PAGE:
United States District Court, C.D. California
MEMORANDUM OPINION AND ORDER
J. STANDISH UNITED STATES MAGISTRATE JUDGE
Lesly Lynnene Lewis (“Plaintiff”) filed a
complaint seeking review of Defendant Commissioner of Social
Security's (“Commissioner”) denial of her
application for Disability Insurance Benefits
(“DIB”). The parties filed consents to proceed
before the undersigned United States Magistrate Judge [Dkts.
10, 11] and briefs addressing disputed issues in the case
[Dkt. 20 (“Pltf.'s Br.”); Dkt. 23
(“Def.'s Br.”), Dkt. 24 (“Pltf.'s
Statement of No Reply”)]. The Court has taken the
parties' briefing under submission without oral argument.
For the reasons discussed below, the Court finds that this
matter should be remanded for further proceedings.
ADMINISTRATIVE DECISION UNDER REVIEW
1, 2011, Plaintiff filed an application for DIB, alleging
that she became disabled as of August 1, 2010. [Dkt. 14,
Administrative Record (“AR”) 10.] The
Commissioner denied her initial claim for benefits in October
2011 and then denied her claim upon reconsideration in May
2012. [Id.] On January 9, 2013, a hearing was held
before Administrative Law Judge (“ALJ”) James P.
Nguyen. [AR 27-46.] On January 31, 2013, the ALJ issued a
decision denying Plaintiff's request for benefits. [AR
7-23.] Plaintiff requested review from the Appeals Council,
but the Appeals Council denied her request for review on
April 28, 2014. [AR 1-3.]
filed a civil action on July 7, 2014. This Court remanded the
case to the Commissioner for further proceedings on July 9,
2015. [AR 394-407 (Lewis v. Colvin,
5:14-cv-01326-GJS, Dkt. 27).] Subsequently, on February 23,
2016, a second hearing was held before ALJ Dante M. Alegre.
[AR 358-389.] On April 9, 2016, the ALJ issued a decision
again denying Plaintiff's request for benefits. [AR
449-467.] Plaintiff now seeks review directly from this
Court. See 20 C.F.R. § 404.984.
the five-step sequential evaluation process, the ALJ found
that Plaintiff was not disabled. See 20 C.F.R.
§§ 404.1520(b)-(g)(1). At step one, the ALJ
concluded that Plaintiff had not engaged in substantial
gainful activity since the alleged onset date of August 1,
2010 through her date last insured of December 31, 2015. [AR
454.] At step two, the ALJ found that Plaintiff suffered from
the following severe impairments: obesity; migraines; carpal
tunnel syndrome, right; peripheral neuropathy; obstructive
sleep apnea (OSA); bipolar disorder; and depressive disorder
with anxiety. [Id. (citing 20 C.F.R. §
404.1520(c).] Next, the ALJ determined that Plaintiff did not
have an impairment or combination of impairments that meets
or medically equals the severity of one of the listed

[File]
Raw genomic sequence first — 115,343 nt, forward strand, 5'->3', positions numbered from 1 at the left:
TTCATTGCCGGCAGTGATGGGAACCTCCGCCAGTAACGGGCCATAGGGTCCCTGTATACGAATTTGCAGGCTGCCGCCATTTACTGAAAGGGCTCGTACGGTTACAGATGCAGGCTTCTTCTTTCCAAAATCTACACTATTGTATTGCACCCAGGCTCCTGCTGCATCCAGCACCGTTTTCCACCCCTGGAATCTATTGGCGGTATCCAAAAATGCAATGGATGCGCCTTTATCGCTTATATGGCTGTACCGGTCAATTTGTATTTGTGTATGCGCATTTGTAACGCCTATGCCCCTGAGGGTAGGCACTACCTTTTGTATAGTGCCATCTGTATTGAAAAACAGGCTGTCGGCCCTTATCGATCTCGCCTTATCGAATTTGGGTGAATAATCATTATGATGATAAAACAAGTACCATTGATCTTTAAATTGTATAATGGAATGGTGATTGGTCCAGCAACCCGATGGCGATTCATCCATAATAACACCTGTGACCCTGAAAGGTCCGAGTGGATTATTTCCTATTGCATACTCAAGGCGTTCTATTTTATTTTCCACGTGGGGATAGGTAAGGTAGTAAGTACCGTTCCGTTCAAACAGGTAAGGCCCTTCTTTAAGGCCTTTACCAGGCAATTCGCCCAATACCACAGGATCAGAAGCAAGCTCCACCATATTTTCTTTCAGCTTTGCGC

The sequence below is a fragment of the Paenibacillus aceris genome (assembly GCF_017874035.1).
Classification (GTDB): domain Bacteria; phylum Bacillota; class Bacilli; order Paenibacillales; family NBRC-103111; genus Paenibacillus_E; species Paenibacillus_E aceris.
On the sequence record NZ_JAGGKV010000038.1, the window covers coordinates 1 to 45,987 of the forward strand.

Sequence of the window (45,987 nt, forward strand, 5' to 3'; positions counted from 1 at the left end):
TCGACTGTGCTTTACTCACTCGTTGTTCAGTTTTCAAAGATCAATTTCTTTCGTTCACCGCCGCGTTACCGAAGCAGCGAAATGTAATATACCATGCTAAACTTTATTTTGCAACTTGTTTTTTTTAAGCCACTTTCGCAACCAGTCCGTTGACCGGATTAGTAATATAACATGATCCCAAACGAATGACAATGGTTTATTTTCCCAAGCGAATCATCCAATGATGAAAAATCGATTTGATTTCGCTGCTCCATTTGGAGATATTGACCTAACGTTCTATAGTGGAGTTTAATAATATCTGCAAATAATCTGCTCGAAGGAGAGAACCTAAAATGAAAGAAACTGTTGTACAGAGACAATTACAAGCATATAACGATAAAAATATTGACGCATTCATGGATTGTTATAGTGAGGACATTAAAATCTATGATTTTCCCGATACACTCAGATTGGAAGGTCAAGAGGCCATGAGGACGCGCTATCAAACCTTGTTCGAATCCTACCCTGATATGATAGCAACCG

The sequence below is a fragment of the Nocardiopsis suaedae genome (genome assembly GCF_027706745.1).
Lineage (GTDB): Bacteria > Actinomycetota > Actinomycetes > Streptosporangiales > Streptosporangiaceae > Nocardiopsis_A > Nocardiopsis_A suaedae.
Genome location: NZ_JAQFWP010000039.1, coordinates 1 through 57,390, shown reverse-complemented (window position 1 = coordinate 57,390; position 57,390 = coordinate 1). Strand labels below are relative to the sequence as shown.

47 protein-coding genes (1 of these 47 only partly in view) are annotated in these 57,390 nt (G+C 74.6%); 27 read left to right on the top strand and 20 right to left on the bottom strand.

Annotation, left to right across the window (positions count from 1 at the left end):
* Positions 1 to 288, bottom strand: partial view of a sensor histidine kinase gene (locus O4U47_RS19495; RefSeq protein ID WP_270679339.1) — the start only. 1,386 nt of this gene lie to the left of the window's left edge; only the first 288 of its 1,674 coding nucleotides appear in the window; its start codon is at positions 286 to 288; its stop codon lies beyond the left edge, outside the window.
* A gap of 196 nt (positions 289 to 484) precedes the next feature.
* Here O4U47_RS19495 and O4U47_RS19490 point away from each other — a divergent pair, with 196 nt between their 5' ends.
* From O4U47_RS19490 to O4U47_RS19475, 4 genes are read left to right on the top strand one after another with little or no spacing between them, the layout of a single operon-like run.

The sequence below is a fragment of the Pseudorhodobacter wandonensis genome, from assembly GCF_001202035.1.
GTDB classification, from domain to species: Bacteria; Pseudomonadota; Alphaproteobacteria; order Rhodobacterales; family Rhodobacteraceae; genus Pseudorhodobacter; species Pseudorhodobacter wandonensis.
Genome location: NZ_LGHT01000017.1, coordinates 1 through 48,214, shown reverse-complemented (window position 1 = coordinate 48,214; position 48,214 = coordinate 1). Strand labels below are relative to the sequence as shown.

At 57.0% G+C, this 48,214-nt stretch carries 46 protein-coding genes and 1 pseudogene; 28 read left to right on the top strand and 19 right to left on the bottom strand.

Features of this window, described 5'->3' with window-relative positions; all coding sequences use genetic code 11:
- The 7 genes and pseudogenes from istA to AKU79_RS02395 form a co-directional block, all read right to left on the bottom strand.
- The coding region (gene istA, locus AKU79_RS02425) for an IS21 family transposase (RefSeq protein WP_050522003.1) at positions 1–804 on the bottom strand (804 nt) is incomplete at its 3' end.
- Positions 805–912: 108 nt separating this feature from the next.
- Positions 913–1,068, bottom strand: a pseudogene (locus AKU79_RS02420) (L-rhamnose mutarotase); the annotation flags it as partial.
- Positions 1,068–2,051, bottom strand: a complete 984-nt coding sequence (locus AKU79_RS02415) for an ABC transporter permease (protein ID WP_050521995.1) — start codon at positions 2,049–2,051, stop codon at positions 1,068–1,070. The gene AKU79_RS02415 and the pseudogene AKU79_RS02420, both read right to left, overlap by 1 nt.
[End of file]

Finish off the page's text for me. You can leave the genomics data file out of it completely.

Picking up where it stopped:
impairments. [AR 455 (citing 20 C.F.R. Part 404, Subpart P,
Appendix 1; 20 C.F.R. §§ 404.1520(d), 404.1525,
found that Plaintiff had the following residual functional
[L]ight work as defined in 20 CFR 404.1567(b). Specifically,
the claimant can lift/carry twenty pounds occasionally and
ten pounds frequently; stand/walk for six hours out of an
eight hour workday; sit for six hours out of an eight hour
workday; occasionally climb ramps and stairs; never climb
ladders, ropes, and scaffolds, occasionally balance, stoop,
kneel, crouch, and crawl; and frequently handle and finger.
The claimant can understand, remember and carry out simple
job tasks, but capable of performing GED level 1, 2, or 3,
the claimant is unable to perform work that would require
directing others, abstract thought or planning, maintain
attention and concentration to perform simple tasks in a work
environment free of fast paced production requirements, with
frequent interaction with supervisors, coworkers and the
public. The claimant can work in an environment with
occasional changes to the work setting and occasional work
related decision making.
[AR 457.] Applying this RFC, the ALJ found that
Plaintiff is unable to perform any past relevant work, but
determined that based on Plaintiff's age, education, work
experience, and residual functional capacity, she could
perform representative occupations such as mail clerk (DOT
209.687-026), office helper (DOT 239.567-010), and,
assembler, electrical (DOT 729.687-010) and, thus, is not
disabled. [AR 461-462.]
42 U.S.C. § 405(g), the Court reviews the
Commissioner's decision to determine if: (1) the
Commissioner's findings are supported by substantial
evidence; and (2) the Commissioner used correct legal
standards. See Carmickle v. Comm'r Soc. Sec.
Admin., 533 F.3d 1155, 1159 (9th Cir. 2008); Hoopai
v. Astrue, 499 F.3d 1071, 1074 (9th Cir. 2007).
Substantial evidence is “such relevant evidence as a
reasonable mind might accept as adequate to support a
conclusion.” Richardson v. Perales, 402 U.S.
389, 401 (1971) (internal citation and quotations omitted);
see also Hoopai, 499 F.3d at 1074.
contends that the ALJ: (1) erred in assessing her RFC and (2)
erred in the assessment of her credibility. [Pltf.'s Br.
at 1-2.] As set forth below, the Court agrees with ...